Glenn Bernbaum and Paul Wilmot | Pr firms, Branding, Marketing
Glenn Bernbaum and Paul Wilmot

Perhaps one of the reasons he kept his distance from family members is that he never felt comfortable acknowledging his homosexuality to them. “He kept it very quiet,” said Gabaeff. Bernbaum attended the University of Pennsylvania in Philadelphia – both before and after his stint in the Army in World War II – and during his school years, rumors about his sexuality filtered back to his family. His mother was quite distressed and didn’t want the matter discussed, according to a family intimate, and Bernbaum apparently preferred to keep his lifestyle private. When World War II started, he left Penn and entered the Army, serving in the psychological warfare division.

After the war, he returned to Penn, graduating with a degree in political science, and ran the family store briefly after his father died. But Bernbaum argued with his mother, and the store was ultimately sold. He subsequently worked as a buyer at a Philadelphia ladies store, then moved to New York and became the general merchandise manager at the Franklin Simon department store, where he showed some panache. “He had Andy Warhol do silk screens for the store awnings,” recalled Kenneth Lane. “He wasn’t very avant-garde, but he had good taste.” Bernbaum left Franklin Simon after fighting with management and joined – never mind the indignity of being part of such a lowbrow enterprise – the famous discounter E.J. Korvette’s. He didn’t last very long there either.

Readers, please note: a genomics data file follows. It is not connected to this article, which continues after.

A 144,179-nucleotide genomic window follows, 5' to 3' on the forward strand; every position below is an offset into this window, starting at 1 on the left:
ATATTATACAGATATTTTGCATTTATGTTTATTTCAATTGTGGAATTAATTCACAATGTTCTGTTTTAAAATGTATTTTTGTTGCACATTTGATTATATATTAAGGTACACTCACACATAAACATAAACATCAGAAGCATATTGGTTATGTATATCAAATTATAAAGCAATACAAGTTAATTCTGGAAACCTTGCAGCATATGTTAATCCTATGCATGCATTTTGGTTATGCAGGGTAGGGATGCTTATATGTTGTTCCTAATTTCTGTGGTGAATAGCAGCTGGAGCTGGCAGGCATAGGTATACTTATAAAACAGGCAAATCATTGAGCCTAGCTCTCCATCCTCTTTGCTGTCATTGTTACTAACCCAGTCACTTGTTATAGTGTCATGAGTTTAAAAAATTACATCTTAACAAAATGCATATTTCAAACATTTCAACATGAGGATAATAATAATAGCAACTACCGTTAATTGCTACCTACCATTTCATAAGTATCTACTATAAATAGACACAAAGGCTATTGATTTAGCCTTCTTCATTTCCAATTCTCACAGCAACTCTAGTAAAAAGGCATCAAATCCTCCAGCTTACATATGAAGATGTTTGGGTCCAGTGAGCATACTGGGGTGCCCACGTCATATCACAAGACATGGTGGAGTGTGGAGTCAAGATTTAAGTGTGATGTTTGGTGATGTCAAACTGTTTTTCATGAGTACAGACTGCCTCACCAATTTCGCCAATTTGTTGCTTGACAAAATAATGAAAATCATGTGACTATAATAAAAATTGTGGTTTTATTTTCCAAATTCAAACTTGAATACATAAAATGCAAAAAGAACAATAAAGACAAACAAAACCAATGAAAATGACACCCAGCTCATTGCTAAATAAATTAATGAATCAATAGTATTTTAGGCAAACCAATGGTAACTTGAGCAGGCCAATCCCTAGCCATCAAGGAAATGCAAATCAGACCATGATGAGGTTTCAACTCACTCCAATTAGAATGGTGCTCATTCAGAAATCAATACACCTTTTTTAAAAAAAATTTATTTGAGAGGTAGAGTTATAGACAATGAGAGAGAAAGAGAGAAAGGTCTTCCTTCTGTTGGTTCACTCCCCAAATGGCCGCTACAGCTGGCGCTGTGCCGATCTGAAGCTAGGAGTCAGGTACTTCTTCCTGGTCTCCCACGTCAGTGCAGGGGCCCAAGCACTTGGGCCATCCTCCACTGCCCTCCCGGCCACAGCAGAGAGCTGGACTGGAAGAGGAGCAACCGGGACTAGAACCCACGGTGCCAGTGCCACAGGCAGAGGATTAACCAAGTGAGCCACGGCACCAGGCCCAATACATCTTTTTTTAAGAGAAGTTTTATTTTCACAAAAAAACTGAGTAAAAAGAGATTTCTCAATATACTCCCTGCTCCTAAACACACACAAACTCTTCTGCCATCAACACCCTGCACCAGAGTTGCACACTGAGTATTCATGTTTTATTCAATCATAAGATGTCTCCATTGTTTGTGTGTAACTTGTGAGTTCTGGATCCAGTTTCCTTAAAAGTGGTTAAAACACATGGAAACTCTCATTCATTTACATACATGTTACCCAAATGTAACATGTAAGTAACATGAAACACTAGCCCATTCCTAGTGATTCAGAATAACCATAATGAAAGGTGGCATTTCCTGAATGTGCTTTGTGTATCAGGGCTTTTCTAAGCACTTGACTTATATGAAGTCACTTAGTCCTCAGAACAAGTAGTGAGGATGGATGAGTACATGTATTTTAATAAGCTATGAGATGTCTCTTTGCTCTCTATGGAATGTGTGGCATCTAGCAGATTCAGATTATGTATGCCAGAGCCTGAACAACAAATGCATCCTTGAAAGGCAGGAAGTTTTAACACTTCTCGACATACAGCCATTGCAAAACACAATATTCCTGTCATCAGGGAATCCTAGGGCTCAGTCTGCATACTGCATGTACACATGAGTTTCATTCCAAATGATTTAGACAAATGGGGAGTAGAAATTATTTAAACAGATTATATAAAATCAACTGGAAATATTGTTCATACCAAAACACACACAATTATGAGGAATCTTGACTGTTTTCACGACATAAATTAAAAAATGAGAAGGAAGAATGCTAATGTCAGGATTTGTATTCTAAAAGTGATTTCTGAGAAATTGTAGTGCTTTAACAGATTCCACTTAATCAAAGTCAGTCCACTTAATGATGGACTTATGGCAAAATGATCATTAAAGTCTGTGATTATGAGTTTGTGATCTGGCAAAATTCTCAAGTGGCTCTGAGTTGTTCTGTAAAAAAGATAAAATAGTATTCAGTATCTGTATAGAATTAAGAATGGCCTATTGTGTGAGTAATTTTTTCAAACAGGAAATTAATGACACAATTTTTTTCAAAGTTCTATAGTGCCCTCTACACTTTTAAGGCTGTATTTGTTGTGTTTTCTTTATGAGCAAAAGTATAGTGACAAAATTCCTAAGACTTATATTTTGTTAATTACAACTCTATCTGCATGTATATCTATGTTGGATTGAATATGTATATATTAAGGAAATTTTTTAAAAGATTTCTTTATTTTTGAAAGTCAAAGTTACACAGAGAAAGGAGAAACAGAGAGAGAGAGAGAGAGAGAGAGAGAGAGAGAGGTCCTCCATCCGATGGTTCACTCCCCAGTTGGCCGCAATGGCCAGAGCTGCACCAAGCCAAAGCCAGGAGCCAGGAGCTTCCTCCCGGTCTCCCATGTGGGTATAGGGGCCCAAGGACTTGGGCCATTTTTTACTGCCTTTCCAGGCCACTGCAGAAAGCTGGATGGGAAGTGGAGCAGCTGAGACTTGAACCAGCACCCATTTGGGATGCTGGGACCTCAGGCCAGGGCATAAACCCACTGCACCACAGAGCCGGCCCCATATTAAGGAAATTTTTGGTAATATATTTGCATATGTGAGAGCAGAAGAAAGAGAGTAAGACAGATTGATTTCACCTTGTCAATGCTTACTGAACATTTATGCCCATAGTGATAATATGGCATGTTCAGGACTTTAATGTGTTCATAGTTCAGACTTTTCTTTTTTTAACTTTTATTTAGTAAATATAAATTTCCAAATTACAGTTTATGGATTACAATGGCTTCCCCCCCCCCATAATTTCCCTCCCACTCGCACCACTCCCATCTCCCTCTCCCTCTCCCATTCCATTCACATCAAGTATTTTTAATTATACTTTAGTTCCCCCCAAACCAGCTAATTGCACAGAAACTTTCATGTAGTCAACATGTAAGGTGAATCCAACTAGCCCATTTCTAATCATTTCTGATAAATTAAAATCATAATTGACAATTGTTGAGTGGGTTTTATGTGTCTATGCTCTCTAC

In 1959, he began running the Custom Shops, a New York chain of men's-wear stores owned by Mortimer Levitt. Bernbaum would travel to London with friends like Bill Blass and Kenneth Lane to pick fabrics. He was soon earning enough to afford a 52nd Street townhouse, beautifully decorated by Albert Hadley. Hadley would later decorate Bernbaum’s apartment over Mortimer’s, a luxurious retreat with a custom-designed sleigh bed, Venetian chairs, and fur throws.